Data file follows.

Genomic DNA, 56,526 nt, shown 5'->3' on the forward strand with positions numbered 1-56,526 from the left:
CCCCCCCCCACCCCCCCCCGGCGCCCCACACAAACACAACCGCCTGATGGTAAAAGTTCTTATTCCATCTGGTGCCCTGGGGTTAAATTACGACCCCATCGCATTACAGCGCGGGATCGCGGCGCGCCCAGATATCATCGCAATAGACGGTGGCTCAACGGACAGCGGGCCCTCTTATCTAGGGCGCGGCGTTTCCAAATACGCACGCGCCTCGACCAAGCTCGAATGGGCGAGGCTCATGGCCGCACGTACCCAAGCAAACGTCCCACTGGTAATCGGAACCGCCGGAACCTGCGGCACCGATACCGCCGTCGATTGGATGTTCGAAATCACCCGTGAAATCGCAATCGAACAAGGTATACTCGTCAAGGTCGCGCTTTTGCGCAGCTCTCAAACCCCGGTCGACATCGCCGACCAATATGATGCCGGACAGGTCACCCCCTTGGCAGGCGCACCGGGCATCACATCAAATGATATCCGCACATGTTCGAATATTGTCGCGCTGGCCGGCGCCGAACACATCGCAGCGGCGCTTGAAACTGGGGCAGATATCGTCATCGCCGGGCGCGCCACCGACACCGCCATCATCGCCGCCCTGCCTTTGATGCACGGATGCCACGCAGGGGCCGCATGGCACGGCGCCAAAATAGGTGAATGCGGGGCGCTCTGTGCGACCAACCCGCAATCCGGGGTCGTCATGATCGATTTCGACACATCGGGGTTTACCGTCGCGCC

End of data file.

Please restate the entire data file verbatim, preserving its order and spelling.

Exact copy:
Genomic DNA, 56,526 nt, shown 5'->3' on the forward strand with positions numbered 1-56,526 from the left:
CCCCCCCCCACCCCCCCCCGGCGCCCCACACAAACACAACCGCCTGATGGTAAAAGTTCTTATTCCATCTGGTGCCCTGGGGTTAAATTACGACCCCATCGCATTACAGCGCGGGATCGCGGCGCGCCCAGATATCATCGCAATAGACGGTGGCTCAACGGACAGCGGGCCCTCTTATCTAGGGCGCGGCGTTTCCAAATACGCACGCGCCTCGACCAAGCTCGAATGGGCGAGGCTCATGGCCGCACGTACCCAAGCAAACGTCCCACTGGTAATCGGAACCGCCGGAACCTGCGGCACCGATACCGCCGTCGATTGGATGTTCGAAATCACCCGTGAAATCGCAATCGAACAAGGTATACTCGTCAAGGTCGCGCTTTTGCGCAGCTCTCAAACCCCGGTCGACATCGCCGACCAATATGATGCCGGACAGGTCACCCCCTTGGCAGGCGCACCGGGCATCACATCAAATGATATCCGCACATGTTCGAATATTGTCGCGCTGGCCGGCGCCGAACACATCGCAGCGGCGCTTGAAACTGGGGCAGATATCGTCATCGCCGGGCGCGCCACCGACACCGCCATCATCGCCGCCCTGCCTTTGATGCACGGATGCCACGCAGGGGCCGCATGGCACGGCGCCAAAATAGGTGAATGCGGGGCGCTCTGTGCGACCAACCCGCAATCCGGGGTCGTCATGATCGATTTCGACACATCGGGGTTTACCGTCGCGCC